This article was prepared on behalf of the local investigators of the SIESTA network by Hospital Clínico San Carlos, Madrid: Jorge García Lamberechts, Paula Queizán García, Andrea B Bravo Periago, Blanca Andrea Gallardo Sánchez, Alejandro Melcon Villalibre, Sara Vargas Lobé, Laura Fernández García; Hospital Universitario Infanta Cristina, Parla: Ángel Iván Diaz Salado, Alicia Fuente Gaforio, Cristina Güemes de la Iglesia, Beatriz Honrado Galán; Hospital Santa Tecla, Tarragona: Enrique Martín Mojarro, Sílvia Flores Quesada; Hospital Universitario de Canarias, Tenerife: Aarati Vaswani-Bulchand, Patricia Eiroa-Hernández; Hospital Norte Tenerife: Patricia Parra-Esquivel; Hospital General Universitario Reina Sofia, Murcia: Pascual Piñera Salmerón, José Andrés Sánchez Nicolás, Manuel E. Castillo Vargas, María del Carmen Molina Morazo, Elena Sánchez García, Eduardo Alarcón Capel; Hospital Universitario del Henares, Madrid: Elena Cavero Porrero, Irene Iglesias Campos, Eloisa Delgado Torres: Hospital Clinic, Barcelona: Sonia Jiménez, Francesc Xavier Alemany González, María Florencia Poblete Palacios, Claudia Lorena Amarilla Molinas, Ivet Gina Osorio Quispe, Sandra Cuerpo Cardeñosa; Hospital General Universitario de Elche: Matilde González Tejera, Ana Puche Alcaraz, Cristina Chacón García; Hospital Universitario y Politécnico La Fe, Valencia: Leticia Serrano Lázaro, Javier Millán Soria, Jésica Mansilla Collado, María Bóveda García; Hospital. General Universitario Dr. Balmis, Alicante: Adriana Gil Rodrigo, Begoña Espinosa Fernández, Mónica Veguillas Benito, Sergio Guzmán Martínez, Gema Jara Torres, María Caballero Martínez; Hospital Universitario de Bellvitge, L'Hospitalet de Llobregat, Barcelona: Ferran Llopis, Elena Fuentes, Lidia Fuentes, Francisco Chamorro, Lara Guillen, Nieves López; Hospital de la Axiarquia de Velez-Malaga: Lucía Zambrano Serrano, Rocío Muñoz Martos, Rocío Lorenzo Álvarez; Hospital Regional Universitario de Málaga: Manuel Salido Mota, Valle Toro Gallardo, Antonio Real López, Lucía Ocaña Martínez, Esther Muñoz Soler, Mario Lozano Sánchez, Eva Fraguero Blesa; Hospital Santa Barbara, Soria: Fahd Beddar Chaib, Rodrigo Javier Gil Hernández; Hospital Valle Pedroches, Pozoblanco, Cordoba: Jorge Pedraza García, Paula Pedraza Ramírez; Hospital Reina Sofia, Córdoba: F. Javier Montero-Pérez, Carmen Lucena Aguilera, F. de Borja Quero Espinosa, Angela Cobos Requena, Esperanza Muñoz Triano, Inmaculada Bajo Fernández, María Calderón Caro, Sierra Bretones Baena; Hospital Universitario Gregorio Marañon, Madrid: Esther Gargallo Garcia, Juan Antonio Andueza Lillo, Iria Miguens Blanco, Ioana Muñoz Betegón, Dariela Edith Micheloud Giménez, Jorge Sánchez-Tembleque Sánchez, Belén Macías Bou, Paloma Díez Romero; Hospital Universitario de Burgos: Maria Pilar López Diez, Karla López López, Ricardo Hernández Cardona, Leopoldo Sánchez Santos, Monika D’ Oliveira Millán; Complejo Asistencial Universitario de León: Marta Iglesias Vela, Mónica Santos Orús, Rudiger Carlos Chávez Flores, Alberto Álvarez Madrigal, Albert Carbó Jordá, Enrique González Revuelta, Héctor Lago Gancedo; Hospital Universitario Morales Meseguer, Murcia: Rafael Antonio Pérez-Costa, María Rodríguez Romero, Esperanza Marín Arranz, Ana Barnes Parra; Hospital Francecs de Borja de Gandía: María José Fortuny Bayarri, José Sananton López, Sonia Losada Figarella, Silvia Mainero Mendoza; Hospital Universitario Severo Ochoa, Leganés: María José Hernández Martínez, Ana Benito Blanco, Vanesa Abad Cuñado, Julia Martínez-Ibarreta Zorita, Irene Cabrera Rodrigo; Hospital Universitario Virgen Arrixaca, Murcia: Eva Quero Motto, Nuria Tomas Garcia, Laura Bernal Martínez, Miguel Parra Morata; Hospital Universitario Lorenzo Guirao, Cieza: Carmen Escudero Sánchez, José Joaquín Giménez Belló; Hospital Josep Trueta, Girona: Maria Adroher Muñoz, Ester Soy Ferrer, Eduard Anton Poch Ferrer; Hospital de Mendaro, Gipuzkoa: Jeong-Uh Hong Cho; Hospital Miguel Servet, Zaragoza: Patricia Trenc Español, Fernando López López, Jorge Navarro Calzada, Belén Gros Bañeres, Cristina Martín Durán, María Teresa Escolar Martínez-Berganza, Iciar González Salvatierra, Hospital Comarcal El Escorial, Madrid: Sara Gayoso Martín; Hospital Do Salnes, Villagarcía de Arosa: Goretti Sánchez Sindín; Hospital de Barbanza. Ribeira, A Coruña: Azucena Prieto Zapico, Jésica Pazos González; Hospital del Mar, Barcelona: Isabel Cirera Lorenzo, Patricia Gallardo Vizcaíno, Margarita Puiggali Ballard, M Carmen Petrus Rivas; Hospital Santa Creu y Sant Pau, Barcelona: Adriana Laura Doi Grande, Sergio Herrera Mateo, OlgaTrejo Gutiérrez, Paola Ponte Márquez, Carlos Romero Carrete, Sergio Pérez Baena; Hospital de Vic: Lluís Llauger; Hospital del Nalón, Langreo, Asturias: Ana Murcia Olagüenaga, Sayoa Francesena González, Cesar Roza Alonso; Hospital Altagracia, Manzanares: Ivana Tavasci Lopez, Edmundo Ramon Figuera Castro; Hospital Nuestra Señora del Prado de Talavera de la Reina: Ricardo Juárez González, Mar Sousa, Laura Molina, Mónica Cañete; Hospital Universitario Vinalopó, Elche: Esther Ruescas, María Martínez Juan, María José Blanco Hoffman, Pedro Ruiz Asensio; Hospital de Móstoles: Fátima Fernández Salgado, Eva de las Nieves Rodríguez, Gema Gómez García, Beatriz Paderne Díaz; Hospital Virgen del Rocio: Amparo Fernández-Simón Almela, Esther Pérez García, Pedro Rivas Del Valle, María Sánchez Moreno, Rafaela Rios Gallardo, Teresa Pablos Pizarro, Mariano Herranz García, Laura Redondo Lora; Hospital General Universitario Dr. Peset, Valencia: María Amparo Berenguer Diez, María Ángeles De Juan Gómez, María Luisa López Grima; Hospital Universitario Son Espases: Bernardino Comas Diaz, Sandra Guiu Martí, Juan Domínguez Casasola, Pere Rull Bertrán, Núria Perelló Viola; Clinica Universitaria Navarra Madrid: Nieves López-Laguna, Lourdes Hernández-Castells, Clinico Universitario De Valencia, José J. Noceda Bermejo, María Teresa Sánchez Moreno, Raquel Benavent Campos, Jacinto García Acosta, Alejandro Cortés Soler; Hospital Alvaro Cunqueiro, Vigo: María Teresa Maza Vera, Raquel Rodríguez Calveiro, Paz Balado Dacosta, Violeta Delgado Sardina, Emma González Nespereira, Carmen Fernández Domato, Elena Sánchez Fernández-Linares; Hospital Universitario de Salamanca: Ángel García García, Francisco Javier Diego Robledo, Manuel Ángel Palomero Martín, Jesús Ángel Sánchez Serrano; Hospital de Zumarraga, Guipuzcoa: Patxi Ezponda; Hospital Virxe da Xunqueira, A Coruña: Andrea Martínez Lorenzo; Hospital Universitario Los Arcos del Mar Menor, San Javier, Murcia: Juan Vicente Ortega Liarte; Hospital Universitario Río Ortega Valladolid: Susana Sánchez Ramón, Inmaculada García Rupérez, Pablo González Garcinuño, Raquel Hernando Fernández, José Ramón Oliva Ramos, Virginia Carbajosa Rodríguez; Hospital Juan Ramón Jiménez, Huelva: Jose Maria Santos Martin, Setefilla Borne Jerez, Asumpta Ruiz Aranda, Maria José Marchena; Hospital Central de Asturias, Oviedo: Eugenia Prieto Piquero, Hugo Mendes Moreira, Isabel Lobo Cortizo, Jennifer Turcios Torres, Lucia Hinojosa Diaz, Jesús Santianes Patiño, Octavio Gutiérrez Alcalá.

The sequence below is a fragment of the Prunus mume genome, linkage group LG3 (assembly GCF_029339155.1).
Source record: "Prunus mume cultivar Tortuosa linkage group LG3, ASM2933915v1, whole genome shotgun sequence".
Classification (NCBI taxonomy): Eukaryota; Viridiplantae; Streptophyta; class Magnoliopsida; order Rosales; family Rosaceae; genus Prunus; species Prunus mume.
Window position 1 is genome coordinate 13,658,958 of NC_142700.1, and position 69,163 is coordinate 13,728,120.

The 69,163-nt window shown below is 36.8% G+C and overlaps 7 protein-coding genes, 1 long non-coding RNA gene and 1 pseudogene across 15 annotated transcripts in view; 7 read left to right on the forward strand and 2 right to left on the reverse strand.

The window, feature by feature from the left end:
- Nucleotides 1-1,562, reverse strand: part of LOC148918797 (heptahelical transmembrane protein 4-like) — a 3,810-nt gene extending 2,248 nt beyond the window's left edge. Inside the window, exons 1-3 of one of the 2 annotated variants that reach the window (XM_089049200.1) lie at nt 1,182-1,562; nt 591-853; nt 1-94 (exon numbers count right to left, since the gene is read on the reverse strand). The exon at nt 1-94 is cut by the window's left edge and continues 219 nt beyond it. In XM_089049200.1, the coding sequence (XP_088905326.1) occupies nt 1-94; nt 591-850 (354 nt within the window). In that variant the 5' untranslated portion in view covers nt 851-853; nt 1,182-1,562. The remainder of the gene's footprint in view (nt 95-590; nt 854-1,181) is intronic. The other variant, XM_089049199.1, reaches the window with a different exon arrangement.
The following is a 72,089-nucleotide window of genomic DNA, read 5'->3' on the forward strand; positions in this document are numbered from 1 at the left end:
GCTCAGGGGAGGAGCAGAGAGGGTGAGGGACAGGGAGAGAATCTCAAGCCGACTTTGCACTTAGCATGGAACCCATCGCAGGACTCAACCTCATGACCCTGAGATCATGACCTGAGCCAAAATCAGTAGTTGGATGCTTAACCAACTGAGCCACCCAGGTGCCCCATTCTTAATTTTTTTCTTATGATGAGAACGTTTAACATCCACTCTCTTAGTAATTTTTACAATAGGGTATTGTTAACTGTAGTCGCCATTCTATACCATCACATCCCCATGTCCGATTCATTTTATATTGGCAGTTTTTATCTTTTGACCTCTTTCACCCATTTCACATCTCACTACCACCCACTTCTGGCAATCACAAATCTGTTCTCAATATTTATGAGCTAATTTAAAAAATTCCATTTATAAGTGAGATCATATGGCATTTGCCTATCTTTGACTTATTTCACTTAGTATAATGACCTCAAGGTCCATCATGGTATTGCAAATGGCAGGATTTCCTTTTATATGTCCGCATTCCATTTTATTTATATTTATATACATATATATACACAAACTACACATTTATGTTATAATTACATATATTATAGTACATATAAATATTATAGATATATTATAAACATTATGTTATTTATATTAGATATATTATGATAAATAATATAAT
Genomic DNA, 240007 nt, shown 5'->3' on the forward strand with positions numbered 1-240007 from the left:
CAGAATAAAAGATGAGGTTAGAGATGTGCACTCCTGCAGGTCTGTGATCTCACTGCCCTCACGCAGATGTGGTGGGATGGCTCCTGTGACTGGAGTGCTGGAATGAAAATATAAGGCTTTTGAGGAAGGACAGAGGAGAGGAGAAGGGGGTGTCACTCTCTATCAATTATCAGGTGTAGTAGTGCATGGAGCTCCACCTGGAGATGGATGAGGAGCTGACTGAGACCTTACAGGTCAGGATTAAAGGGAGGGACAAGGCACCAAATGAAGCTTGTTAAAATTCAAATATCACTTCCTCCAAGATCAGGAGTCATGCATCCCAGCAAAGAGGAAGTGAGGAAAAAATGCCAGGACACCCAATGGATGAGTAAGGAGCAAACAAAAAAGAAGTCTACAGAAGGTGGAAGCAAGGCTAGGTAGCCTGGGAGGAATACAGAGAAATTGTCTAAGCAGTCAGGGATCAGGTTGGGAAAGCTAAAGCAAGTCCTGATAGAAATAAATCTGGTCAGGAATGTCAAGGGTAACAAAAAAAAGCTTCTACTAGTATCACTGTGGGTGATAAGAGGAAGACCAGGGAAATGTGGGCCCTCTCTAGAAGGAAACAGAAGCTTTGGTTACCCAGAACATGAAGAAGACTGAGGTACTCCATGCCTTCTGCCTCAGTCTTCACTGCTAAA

CONFLICT OF INTEREST